A standard qualitative scale used to measure species and population impacts within this study. Assignment to individual categories can be on the basis of best professional judgment, empirical analyses, quantitative modeling, or a combination of the three.

Longer term:

For purposes of this study, management activities requiring significant changes to existing institutional arrangements or large amounts of funding were categorized as longer term.

Managed relocation:

A broad set of measures, which promote or require movement of fixed infrastructure. In public sector applications, these frequently include development exclusion zones and setbacks, which restrict current and future development, such as Florida’s Coastal Construction Control lines. They can also include mandatory mitigation measures, such as enhanced building codes. Managed relocation can also include the nonrenewal of required permits, such as certificates of occupancy. Insurance has an important role in managed relocation. On the public sector side, rule changes to publicly subsidized insurance programs can be significant (e.g., FEMA’s repeat loss policies). On the private sector side, insurance companies can adjust rates or refuse coverage in particular circumstances. Many of these measures have cumulative and indirect effects on the likelihood and affordability of siting structures in particular locations.

Management triggers:

Conceptual or practice thresholds or observations which indicate that new or different courses of action are indicated. For example, the ratio of sea level rise to mangrove terrain accretion is a likely management trigger within South Florida. If sea level rise stays below the local accretion rate, one set of management responses is indicated. However, if this threshold is exceeded, a completely different set of activities might be undertaken.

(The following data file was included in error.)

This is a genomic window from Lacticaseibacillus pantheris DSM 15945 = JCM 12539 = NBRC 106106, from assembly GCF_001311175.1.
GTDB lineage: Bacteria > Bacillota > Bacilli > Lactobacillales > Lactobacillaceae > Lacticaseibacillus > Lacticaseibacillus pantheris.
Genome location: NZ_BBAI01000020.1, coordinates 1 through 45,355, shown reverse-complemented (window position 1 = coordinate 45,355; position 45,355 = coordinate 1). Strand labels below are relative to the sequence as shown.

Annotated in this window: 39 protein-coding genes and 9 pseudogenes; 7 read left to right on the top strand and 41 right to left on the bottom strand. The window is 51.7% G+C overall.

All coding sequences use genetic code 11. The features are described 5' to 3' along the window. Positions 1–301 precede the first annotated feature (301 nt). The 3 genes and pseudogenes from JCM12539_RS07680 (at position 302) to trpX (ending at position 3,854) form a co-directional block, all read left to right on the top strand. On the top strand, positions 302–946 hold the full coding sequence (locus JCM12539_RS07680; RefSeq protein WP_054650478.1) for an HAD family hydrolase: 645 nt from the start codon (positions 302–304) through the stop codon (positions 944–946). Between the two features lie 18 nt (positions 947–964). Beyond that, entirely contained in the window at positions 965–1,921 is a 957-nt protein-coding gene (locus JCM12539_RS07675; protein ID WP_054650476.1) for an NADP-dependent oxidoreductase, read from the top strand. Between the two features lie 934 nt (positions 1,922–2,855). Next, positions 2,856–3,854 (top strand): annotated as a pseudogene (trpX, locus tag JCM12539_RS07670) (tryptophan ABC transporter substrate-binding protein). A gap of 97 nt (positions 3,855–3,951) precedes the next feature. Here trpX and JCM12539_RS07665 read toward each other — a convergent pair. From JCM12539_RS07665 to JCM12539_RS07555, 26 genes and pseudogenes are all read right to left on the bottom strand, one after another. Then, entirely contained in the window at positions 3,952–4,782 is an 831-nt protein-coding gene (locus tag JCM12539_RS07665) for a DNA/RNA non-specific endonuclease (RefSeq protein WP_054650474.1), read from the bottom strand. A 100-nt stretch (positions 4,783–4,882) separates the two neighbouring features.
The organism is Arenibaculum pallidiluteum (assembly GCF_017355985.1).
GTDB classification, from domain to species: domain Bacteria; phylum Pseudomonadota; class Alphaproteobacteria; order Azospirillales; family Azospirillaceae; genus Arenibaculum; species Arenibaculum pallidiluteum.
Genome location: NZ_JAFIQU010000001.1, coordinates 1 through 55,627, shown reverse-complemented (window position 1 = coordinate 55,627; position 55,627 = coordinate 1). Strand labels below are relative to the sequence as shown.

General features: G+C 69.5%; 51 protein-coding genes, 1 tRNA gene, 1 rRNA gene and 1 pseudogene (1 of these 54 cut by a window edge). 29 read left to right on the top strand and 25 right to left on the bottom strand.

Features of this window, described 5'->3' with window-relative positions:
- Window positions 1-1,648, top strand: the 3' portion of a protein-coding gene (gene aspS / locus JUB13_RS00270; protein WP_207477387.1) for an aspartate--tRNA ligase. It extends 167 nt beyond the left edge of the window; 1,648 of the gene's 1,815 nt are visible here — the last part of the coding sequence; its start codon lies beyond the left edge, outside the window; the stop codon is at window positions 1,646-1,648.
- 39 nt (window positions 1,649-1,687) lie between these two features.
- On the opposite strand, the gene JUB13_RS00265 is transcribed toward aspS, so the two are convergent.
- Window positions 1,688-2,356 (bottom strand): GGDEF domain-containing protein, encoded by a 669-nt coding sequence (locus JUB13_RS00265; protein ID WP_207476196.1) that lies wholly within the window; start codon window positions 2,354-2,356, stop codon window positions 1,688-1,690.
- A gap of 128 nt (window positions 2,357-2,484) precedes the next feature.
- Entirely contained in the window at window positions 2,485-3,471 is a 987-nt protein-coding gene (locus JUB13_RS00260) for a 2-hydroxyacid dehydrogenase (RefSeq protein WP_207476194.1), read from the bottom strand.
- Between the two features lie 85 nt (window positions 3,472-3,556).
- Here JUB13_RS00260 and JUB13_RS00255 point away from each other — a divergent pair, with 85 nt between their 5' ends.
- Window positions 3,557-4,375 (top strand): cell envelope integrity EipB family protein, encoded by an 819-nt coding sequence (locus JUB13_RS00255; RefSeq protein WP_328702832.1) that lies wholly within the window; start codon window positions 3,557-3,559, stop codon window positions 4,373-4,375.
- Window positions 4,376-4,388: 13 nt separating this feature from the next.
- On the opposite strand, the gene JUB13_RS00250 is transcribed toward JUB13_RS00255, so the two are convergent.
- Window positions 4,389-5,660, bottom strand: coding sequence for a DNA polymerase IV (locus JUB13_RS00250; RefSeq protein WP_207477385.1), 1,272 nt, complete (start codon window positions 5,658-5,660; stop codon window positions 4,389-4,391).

Medium-term actions:

For the purposes of this study, management activities which are likely feasible within 5 years given current institutional arrangements were considered as medium term.

Moderate impact:

Some degradation of habitat or species populations is expected but at a level which could be mitigated on site with normal techniques.

New Representative Concentration (RCP) Pathways:

“based on scenarios from four modeling teams/models working on integrated assessment modeling, climate modeling, and modeling and analysis of impacts” (World Meteorological Organization).

No-regrets actions (NR):

Management activities, which are invariant relative to the range of variation expressed in scenarios. For example, critical habitat acquisition might be considered “no regrets” if and only if it is expected to continue to meet management goals under climate change.

Primary habitat:

Factors/features or conditions which represent or are indicative of the best-known habitat and support its long-term persistence.

RCP 4.5

Stabilization without overshoot pathway to 4.5 W/m2 at stabilization after 2100.

RCP 8.5:

Rising radiative forcing pathway leading to 8.5 W/m2 in 2100.

Recruitment:

“the addition of new individuals to populations or to successive life history stages within populations”.

Scenario:

Bundles of consistent assumptions, facts, projections, and possible policies.

Sea Level Affecting Marshes Model (SLAMM):

“simulates the dominant processes involved in wetland conversions and shoreline modifications during long-term sea level rise. Map distributions of wetlands are predicted under conditions of accelerated sea level rise, and results are summarized in tabular and graphical form”.

Secondary habitat:

Factors/features or conditions which represent or are indicative of known habitat but in which some essential elements are either missing or degraded. This category can include habitat, which are only used for a single part of a species life cycle.

Sectoral planning:

Seeks to engage particular issues and can do so in great detail, including consideration of individual policies or rules.

Severe impact:

Degradation of habitat or species population is expected beyond the ability of normal mitigation practices to remedy on site.

Stressor:

A factor that cause stress to a species.

Sublegal:

Unfished.

Tertiary habitat:

Factors/features or conditions which represent or contain aspects of viable habitat but also have known limitations. For example, habitats which provide cover but not nesting or forage might be placed in this category.

Threshold:

Proposed activity is likely to cause permanent extirpation of local habitat or species populations.

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Vargas-Moreno, J.C., Ponte, E., Glazer, B. (2022). A Climate Adaptation Monitoring Tool for Sustainable Marine Planning. In: Eslamian, S., Eslamian, F. (eds) Disaster Risk Reduction for Resilience. Springer, Cham. https://doi.org/10.1007/978-3-031-08325-9_13